For financial institutions around the globe, the online channel has become an absolutely crucial one. Over the last two decades we’ve seen an overwhelming shift to virtual banking.
Right alongside that shift, we’ve also seen a change in where customers go for support. Phones are unpopular with some; email requires a wait. On-site help only works if you’re willing to set foot in a branch, which some customers have stopped doing almost entirely.
Hands down, the most popular service channel today is live chat – and we’d like to take a moment to understand why.
Live chat boosts profits.
Numbers vary, but businesses reporting a 20% conversion rate after rolling out live chat are not uncommon.
Did you know that 83% of customers need some level of assistance while they’re checking out? That’s at least one factor in the fact that the average shopping cart abandonment rate is almost 68%. Live chat interrupts abandonment by providing the right answers, fast.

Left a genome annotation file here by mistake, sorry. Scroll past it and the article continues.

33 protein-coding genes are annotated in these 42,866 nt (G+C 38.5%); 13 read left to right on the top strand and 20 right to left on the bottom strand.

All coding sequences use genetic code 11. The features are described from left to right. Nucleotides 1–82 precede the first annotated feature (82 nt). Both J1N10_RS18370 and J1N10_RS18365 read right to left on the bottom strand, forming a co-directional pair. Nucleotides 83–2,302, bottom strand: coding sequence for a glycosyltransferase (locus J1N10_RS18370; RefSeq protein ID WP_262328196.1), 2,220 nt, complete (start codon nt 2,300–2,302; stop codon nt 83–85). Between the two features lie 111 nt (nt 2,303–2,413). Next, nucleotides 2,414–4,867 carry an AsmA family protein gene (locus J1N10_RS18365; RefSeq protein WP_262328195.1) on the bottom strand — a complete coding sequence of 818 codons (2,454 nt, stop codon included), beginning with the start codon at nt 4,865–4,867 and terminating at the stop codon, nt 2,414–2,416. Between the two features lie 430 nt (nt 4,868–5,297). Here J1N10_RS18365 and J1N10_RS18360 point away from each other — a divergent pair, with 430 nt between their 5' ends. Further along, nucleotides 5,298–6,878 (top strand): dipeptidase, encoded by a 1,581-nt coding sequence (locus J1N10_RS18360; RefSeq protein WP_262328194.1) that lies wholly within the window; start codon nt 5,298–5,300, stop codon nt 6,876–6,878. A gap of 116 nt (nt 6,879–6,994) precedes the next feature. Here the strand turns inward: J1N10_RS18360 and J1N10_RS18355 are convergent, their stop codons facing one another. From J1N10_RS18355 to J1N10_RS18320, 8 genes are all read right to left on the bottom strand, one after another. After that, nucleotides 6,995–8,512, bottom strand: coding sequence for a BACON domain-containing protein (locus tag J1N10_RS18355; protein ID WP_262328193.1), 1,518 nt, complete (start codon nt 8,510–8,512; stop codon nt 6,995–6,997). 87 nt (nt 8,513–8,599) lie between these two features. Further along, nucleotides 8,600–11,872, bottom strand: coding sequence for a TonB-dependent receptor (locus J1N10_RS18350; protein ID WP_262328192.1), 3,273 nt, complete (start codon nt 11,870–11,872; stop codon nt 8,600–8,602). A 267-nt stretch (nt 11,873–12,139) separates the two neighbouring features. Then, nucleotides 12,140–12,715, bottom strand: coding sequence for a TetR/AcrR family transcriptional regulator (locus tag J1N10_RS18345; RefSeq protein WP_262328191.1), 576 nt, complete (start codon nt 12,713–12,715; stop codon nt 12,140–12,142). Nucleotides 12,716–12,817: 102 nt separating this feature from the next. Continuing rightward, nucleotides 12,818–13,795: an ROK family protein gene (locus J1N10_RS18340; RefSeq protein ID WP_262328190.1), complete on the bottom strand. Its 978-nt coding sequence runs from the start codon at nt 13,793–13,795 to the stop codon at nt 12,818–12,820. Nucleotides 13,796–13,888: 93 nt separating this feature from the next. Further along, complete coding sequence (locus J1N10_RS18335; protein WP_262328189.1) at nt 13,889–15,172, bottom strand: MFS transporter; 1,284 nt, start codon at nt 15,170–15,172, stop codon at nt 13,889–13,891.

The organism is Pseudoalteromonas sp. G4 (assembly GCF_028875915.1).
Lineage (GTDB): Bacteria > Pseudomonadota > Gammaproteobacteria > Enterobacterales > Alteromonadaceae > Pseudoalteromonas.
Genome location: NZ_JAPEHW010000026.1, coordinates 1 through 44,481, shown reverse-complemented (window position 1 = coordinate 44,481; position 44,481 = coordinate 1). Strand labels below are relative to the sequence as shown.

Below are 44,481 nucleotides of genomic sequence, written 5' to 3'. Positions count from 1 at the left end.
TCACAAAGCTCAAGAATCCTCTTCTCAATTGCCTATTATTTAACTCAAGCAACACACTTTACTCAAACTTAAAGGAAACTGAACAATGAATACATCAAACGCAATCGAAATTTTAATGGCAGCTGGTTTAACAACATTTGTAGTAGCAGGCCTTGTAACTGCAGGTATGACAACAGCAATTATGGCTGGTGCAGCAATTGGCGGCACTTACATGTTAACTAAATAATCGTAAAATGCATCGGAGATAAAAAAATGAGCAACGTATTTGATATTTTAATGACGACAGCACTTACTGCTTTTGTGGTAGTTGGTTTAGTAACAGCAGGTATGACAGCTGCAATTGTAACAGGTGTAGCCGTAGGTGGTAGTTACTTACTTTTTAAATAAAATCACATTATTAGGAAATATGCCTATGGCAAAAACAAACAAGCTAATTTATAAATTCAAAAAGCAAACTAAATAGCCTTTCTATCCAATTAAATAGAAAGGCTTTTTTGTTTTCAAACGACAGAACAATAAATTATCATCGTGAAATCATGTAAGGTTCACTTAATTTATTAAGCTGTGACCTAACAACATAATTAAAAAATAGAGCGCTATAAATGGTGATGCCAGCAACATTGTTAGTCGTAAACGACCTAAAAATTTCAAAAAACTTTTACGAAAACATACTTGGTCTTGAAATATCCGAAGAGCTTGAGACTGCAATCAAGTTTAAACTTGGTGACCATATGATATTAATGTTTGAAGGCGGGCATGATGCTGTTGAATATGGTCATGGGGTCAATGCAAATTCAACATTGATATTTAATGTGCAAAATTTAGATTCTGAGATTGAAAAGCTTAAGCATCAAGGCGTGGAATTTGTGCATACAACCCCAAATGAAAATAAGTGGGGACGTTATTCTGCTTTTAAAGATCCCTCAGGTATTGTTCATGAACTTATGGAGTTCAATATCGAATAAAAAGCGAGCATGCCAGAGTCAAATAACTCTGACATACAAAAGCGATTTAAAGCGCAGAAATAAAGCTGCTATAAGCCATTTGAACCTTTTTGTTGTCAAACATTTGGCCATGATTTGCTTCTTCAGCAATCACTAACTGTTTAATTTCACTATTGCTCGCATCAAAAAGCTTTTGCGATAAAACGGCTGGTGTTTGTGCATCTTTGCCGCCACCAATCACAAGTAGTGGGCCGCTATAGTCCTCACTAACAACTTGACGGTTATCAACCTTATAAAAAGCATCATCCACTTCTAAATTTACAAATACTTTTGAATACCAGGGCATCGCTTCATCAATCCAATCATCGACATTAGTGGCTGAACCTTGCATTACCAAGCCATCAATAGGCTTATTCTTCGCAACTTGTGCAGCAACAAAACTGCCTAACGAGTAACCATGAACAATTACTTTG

Live chat cuts costs.
Because chat lets reps handle multiple service requests at the same time, it streamlines your operations. When Internet pharmacy ITSRx adopted Live Guide, for example, it noted a 25% drop in customer service costs.
A financial institution’s chat history represents a cumulative bank of information that can be harnessed to design customer service training initiatives, website developments, business improvements and so on (source).
Two words: retention and attraction.
Customers don’t just appreciate live chat – they expect it. That’s true for customers of all stripes, but especially millennials, many of whom rate live chat as one of the most important features a site can offer. In order to draw new customers, it’s essential for a financial institution to bring what their audience is looking for. That’s true for keeping the customers you have, as well.
Because live chat offers situation-specific answers, provided directly by a human being, with no wait, it presents a powerfully satisfying experience. In fact, even if a customer’s first live chat session is not actually their “first impression” of your organization, in many cases that’s the one they’re going to remember.